The cosmos is just because it is good; and it is good because it is the creation of God, who is the Good.
If the cosmos were not just, then righteous conduct could not be well fitted to reality, and would not therefore have proven to be adaptive. There could not then be such a category as righteousness. You can’t behave rightly if there’s no such thing as a right way to behave.
The fact that evolution has generated codes of righteous conduct – of formalized moral laws – does not then indicate that morality is nothing more than a happenstantial product of iterated memetic variation under selection pressures. On the contrary, it indicates that morality is an aspect of the cosmic landscape that is prior to biological evolution, and pervasively conditions it, *so that* iterated rounds of selection by the morally ordered cosmic landscape on memetic variations can occur in the first place, and proceed to generate in organisms moral sentiments that are more or less well-fitted to their world.
No cosmic order, then no selector, and no selection.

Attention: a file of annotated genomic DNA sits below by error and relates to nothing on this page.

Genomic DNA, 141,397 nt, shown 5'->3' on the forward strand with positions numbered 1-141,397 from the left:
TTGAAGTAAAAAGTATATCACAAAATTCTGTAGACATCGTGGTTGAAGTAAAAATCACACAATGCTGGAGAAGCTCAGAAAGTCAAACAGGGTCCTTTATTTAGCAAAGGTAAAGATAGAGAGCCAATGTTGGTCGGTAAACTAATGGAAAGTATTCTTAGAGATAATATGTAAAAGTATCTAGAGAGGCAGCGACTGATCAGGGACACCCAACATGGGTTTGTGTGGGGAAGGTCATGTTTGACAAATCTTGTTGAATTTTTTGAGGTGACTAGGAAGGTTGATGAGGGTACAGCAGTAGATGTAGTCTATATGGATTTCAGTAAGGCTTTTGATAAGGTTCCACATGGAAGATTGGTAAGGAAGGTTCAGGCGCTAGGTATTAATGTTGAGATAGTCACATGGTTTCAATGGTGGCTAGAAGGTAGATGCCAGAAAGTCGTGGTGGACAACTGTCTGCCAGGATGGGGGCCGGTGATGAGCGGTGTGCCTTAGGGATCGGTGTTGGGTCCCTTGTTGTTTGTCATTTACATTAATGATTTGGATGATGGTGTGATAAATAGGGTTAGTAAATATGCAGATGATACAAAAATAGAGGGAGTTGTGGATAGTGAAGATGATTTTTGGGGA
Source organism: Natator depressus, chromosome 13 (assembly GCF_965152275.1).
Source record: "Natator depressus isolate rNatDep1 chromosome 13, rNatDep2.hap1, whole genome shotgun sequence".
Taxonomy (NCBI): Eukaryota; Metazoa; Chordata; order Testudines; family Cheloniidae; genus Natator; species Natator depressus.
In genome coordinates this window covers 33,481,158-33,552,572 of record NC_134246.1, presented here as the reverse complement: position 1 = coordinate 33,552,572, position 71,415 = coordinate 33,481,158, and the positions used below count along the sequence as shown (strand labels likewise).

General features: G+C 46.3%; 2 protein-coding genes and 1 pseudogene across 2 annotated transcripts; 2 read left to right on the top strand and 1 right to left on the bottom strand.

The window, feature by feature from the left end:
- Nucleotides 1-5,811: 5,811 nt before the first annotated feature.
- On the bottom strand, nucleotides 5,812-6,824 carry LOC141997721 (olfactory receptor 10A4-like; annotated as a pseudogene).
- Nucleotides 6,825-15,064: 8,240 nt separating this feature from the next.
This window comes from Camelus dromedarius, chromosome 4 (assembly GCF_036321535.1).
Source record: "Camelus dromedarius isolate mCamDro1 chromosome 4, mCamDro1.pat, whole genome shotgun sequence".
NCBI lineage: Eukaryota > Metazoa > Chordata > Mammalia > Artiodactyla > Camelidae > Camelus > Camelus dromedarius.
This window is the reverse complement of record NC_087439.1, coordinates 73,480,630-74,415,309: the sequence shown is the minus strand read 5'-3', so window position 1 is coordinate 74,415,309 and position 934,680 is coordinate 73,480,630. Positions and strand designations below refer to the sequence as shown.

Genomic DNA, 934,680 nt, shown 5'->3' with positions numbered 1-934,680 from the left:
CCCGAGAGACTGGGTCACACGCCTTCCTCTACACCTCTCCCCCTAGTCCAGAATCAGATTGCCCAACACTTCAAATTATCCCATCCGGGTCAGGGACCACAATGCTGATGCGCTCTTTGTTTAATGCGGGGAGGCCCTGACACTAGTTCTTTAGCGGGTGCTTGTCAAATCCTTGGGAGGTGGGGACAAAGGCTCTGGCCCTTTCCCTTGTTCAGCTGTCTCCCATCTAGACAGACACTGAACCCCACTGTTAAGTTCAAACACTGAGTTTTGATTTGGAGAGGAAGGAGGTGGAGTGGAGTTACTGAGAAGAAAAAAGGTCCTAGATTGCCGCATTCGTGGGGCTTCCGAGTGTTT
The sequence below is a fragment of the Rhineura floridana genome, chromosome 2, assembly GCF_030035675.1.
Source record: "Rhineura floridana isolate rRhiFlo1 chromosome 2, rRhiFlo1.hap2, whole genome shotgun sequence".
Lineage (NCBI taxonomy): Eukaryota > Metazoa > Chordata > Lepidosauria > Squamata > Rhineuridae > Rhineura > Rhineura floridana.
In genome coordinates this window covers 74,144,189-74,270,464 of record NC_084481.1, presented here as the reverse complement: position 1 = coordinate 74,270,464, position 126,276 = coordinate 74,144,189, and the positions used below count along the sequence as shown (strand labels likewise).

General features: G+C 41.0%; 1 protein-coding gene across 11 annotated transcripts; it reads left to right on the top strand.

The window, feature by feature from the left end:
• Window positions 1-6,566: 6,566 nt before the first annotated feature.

More generally, the naturalist suggestion that biological order is merely happenstantial, in the sense that the orderly structures of living organisms are nothing but what has for no reason happened to survive, is contradictory: for, mere happenstance is the antithesis of order. The naturalist suggestion then itself reduces to the notion that there is simply no such thing as biological order – nothing out there for biology to study, and nothing about living organisms that calls for explanation of any sort, or that could possibly be explained.
Finally, to say that a trait is fitted to the world is first to presuppose that its world is ordered, and second is to say that it is fitly ordered toward that world. And that is to say that the trait is intensional – is teleological.